After analysing the features, advantages, and weaknesses of these models, my paper argues that the desirability of each regulatory model of directors’ duties in the zone of insolvency depends on a variety of country-specific factors including divergences in corporate ownership structures, debt structures, level of financial development, efficiency of the insolvency framework, and sophistication of the judiciary. For instance, in small and medium-sized enterprises (SMEs) as well as large controlled firms, there is a greater alignment of incentives between directors and shareholders. Therefore, in the event of insolvency, the directors will have more incentives to engage in a series of opportunistic behaviour that will advance the shareholders’ interests even if it is at the expense of the creditors. As a result, a more interventionist approach to protect the creditors, such as the duty to initiate insolvency proceedings, may make more sense in countries with a significant presence of SMEs and large controlled firms, as it happens in most jurisdictions around the world. By contrast, in countries like the United Kingdom and the United States, where large companies usually have dispersed ownership structures and therefore the directors are less influenced by the shareholders, a more flexible approach for the regulation of directors’ duties in the zone of insolvency may be more justified. Therefore, a duty to keep maximising the interest of the company or a duty to take steps to minimise potential losses for the creditors may make sense.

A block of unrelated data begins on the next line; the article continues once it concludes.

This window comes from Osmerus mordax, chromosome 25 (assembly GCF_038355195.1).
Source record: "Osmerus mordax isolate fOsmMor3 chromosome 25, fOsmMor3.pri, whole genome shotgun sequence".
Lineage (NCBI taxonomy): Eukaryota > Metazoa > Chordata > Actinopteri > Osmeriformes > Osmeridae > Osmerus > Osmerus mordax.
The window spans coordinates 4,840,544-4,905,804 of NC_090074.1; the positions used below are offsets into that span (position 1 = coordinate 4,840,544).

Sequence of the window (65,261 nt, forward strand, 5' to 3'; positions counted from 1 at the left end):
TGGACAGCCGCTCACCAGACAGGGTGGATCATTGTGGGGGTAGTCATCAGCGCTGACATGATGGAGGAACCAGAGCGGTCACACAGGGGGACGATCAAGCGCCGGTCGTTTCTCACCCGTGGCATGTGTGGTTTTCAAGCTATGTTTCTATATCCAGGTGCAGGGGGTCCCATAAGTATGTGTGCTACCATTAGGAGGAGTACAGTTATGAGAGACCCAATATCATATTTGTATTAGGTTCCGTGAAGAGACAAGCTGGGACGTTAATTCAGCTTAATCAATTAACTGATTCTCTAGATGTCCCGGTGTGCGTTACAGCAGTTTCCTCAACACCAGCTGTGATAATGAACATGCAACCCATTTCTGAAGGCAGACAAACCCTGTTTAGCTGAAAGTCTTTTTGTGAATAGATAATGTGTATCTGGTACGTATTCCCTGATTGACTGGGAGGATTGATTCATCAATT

Nonetheless, country-specific factors other than corporate ownership structures can also affect the desirability of each regulatory model of directors’ duties in the zone of insolvency. For example, in countries without sophisticated courts, the discretion of courts should be reduced. Therefore, the imposition of clear rules (e.g., duty to initiate insolvency proceedings) may be more desirable than the use of standards (e.g., duty to minimise losses for the creditors or duty to keep maximising the interest of the corporation). Similarly, in countries with inefficient insolvency frameworks, initiating an insolvency proceeding can do more harm than good for both debtors and creditors. Therefore, these countries should not impose a duty to initiate insolvency proceedings even if, as it happens in many jurisdictions with inefficient frameworks (e.g., emerging economies), this solution makes more sense from the perspective of the corporate ownership structure prevailing in the country.